Our church has a long name. One of the first things you notice in other countries is just how unwieldy it is. We have been hearing TheChurchofJesusChristofLatter-daySaints so often that the individual words don't really register anymore. I took a sign-language class during my college years (I was trying to expand my dating opportunities (don't ask)) and it taught me that you don't read by seeing each individual letter, you just recognize the shape of the word (this is how you can spell so fast in ASL and still be understood).
In foreign languages, you are back to struggling with individual words. And this is how I came to realize that we have a marketing problem with the name of our church in other languages. In Spanish, it is La Iglesia de Jesucristo de los Santos de los Ultimos Dias, or translated literally, The Church of Jesus Christ of the Saints of the Last Days. Sounds a little ominous, no? What if your friend told you he had just joined a great group called the Saints of the Last Days? You'd better start saving up for a de-programmer or at least start practicing what you'll say to CNN.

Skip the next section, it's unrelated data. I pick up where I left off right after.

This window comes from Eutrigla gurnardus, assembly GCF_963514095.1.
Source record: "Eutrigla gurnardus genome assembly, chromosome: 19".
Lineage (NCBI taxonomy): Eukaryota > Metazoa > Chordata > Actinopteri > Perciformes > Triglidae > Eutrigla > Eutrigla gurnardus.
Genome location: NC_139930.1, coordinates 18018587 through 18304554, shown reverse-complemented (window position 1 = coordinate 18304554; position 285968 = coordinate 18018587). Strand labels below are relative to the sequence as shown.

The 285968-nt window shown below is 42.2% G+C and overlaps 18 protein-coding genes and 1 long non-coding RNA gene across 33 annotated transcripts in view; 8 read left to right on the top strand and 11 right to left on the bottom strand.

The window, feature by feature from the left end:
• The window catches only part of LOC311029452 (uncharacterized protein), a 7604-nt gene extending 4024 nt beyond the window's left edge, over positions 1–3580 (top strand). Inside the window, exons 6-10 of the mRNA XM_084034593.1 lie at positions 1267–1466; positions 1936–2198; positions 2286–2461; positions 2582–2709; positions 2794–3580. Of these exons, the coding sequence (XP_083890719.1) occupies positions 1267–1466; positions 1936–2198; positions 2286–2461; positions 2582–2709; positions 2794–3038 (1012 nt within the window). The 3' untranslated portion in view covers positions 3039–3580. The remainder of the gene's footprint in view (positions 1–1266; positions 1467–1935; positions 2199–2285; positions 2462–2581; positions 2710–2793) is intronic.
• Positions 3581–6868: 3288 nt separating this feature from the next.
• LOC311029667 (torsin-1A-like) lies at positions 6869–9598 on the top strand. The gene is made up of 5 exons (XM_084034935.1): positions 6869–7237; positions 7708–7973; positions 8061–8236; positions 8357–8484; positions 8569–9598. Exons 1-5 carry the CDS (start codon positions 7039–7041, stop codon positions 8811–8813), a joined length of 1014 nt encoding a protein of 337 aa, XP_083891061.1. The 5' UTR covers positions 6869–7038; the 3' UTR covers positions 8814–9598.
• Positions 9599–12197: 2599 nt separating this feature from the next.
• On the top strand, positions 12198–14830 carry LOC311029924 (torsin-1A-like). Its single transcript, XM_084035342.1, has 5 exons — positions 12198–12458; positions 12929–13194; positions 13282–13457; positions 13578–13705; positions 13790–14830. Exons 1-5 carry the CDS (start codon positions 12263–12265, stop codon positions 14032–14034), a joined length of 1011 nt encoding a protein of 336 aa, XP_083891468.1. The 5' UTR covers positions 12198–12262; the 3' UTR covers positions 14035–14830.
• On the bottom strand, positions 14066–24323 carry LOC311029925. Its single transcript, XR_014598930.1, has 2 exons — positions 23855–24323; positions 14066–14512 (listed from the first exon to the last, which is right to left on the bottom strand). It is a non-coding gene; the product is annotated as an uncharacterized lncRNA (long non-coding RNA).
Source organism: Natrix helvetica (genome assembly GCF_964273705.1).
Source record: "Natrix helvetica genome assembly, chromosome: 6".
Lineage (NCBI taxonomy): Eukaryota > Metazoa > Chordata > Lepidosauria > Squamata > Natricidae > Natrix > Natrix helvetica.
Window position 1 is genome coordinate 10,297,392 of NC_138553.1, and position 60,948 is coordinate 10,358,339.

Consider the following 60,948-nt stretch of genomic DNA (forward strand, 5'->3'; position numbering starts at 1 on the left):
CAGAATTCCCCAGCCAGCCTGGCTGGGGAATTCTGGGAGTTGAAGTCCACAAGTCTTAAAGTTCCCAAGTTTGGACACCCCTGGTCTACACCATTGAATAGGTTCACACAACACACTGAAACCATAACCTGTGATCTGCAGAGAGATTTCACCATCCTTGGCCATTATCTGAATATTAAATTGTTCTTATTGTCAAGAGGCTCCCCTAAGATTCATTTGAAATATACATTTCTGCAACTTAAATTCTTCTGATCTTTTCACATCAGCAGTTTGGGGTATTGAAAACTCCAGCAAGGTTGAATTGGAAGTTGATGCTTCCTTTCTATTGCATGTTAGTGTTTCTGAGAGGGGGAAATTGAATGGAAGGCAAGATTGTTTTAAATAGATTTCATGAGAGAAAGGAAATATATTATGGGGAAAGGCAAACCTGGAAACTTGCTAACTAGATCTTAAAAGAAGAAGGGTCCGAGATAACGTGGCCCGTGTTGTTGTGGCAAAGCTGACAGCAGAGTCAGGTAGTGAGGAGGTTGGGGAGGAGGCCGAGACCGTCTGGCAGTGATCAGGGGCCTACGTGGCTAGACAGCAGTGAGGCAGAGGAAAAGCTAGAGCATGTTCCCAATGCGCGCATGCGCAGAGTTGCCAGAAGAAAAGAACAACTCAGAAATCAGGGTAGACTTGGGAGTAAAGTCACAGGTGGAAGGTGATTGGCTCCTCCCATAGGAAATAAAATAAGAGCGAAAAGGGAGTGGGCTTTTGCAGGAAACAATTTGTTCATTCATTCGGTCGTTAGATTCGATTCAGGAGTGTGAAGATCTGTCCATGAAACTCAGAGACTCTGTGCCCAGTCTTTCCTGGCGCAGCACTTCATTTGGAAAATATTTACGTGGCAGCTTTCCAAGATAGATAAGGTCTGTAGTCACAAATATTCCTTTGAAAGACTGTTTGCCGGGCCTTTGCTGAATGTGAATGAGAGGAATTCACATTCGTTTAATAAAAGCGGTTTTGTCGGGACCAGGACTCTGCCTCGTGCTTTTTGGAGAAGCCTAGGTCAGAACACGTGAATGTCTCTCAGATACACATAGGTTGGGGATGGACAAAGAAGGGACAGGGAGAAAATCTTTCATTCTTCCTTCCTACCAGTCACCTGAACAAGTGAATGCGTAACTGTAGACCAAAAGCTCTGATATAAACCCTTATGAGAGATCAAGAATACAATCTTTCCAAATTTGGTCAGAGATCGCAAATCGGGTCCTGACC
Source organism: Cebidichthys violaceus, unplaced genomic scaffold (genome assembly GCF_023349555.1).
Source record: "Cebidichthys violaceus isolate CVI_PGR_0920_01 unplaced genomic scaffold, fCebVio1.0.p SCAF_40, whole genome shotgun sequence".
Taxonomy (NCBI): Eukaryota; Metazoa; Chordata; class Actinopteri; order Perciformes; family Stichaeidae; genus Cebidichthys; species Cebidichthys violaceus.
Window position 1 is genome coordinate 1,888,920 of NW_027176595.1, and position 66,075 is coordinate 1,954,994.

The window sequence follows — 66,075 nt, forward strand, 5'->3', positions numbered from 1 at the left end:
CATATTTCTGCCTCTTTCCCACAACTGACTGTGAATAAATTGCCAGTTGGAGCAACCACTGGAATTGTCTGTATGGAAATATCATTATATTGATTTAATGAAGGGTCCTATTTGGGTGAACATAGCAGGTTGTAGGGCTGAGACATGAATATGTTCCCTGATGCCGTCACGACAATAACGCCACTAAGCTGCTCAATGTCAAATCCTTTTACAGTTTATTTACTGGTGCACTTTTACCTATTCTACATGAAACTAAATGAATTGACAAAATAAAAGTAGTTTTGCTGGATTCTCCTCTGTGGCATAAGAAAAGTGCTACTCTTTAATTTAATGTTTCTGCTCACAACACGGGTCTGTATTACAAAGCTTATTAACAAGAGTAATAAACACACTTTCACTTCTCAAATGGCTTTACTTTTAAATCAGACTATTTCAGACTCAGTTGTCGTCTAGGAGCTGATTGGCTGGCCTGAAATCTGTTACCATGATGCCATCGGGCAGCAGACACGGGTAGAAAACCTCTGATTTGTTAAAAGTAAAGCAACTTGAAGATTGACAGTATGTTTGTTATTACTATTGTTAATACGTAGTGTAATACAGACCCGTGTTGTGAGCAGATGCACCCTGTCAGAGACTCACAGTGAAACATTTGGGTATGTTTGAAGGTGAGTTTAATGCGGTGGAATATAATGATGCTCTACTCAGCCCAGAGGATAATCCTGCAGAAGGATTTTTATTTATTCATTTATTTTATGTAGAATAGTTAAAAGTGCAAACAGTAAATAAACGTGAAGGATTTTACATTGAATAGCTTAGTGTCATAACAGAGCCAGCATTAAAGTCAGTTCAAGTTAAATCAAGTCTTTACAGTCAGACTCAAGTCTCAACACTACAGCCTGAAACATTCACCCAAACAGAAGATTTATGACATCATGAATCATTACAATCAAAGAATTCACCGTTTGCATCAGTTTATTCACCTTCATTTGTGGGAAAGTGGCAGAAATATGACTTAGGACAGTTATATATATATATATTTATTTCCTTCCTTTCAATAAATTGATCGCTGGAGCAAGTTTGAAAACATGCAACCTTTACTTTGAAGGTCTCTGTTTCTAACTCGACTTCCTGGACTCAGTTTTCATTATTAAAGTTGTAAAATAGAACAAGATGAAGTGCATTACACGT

In English, "latter-day" means simply later days, or the present. So why do we translate this to "last days" in other languages? I agree that "Modern-day Saints" or "Present-day Saints" might sound a little weird but either is surely better than the doom and gloom of the "Last Days Saints." We might have more success attracting Spanish-speaking converts with a less apocalyptic name.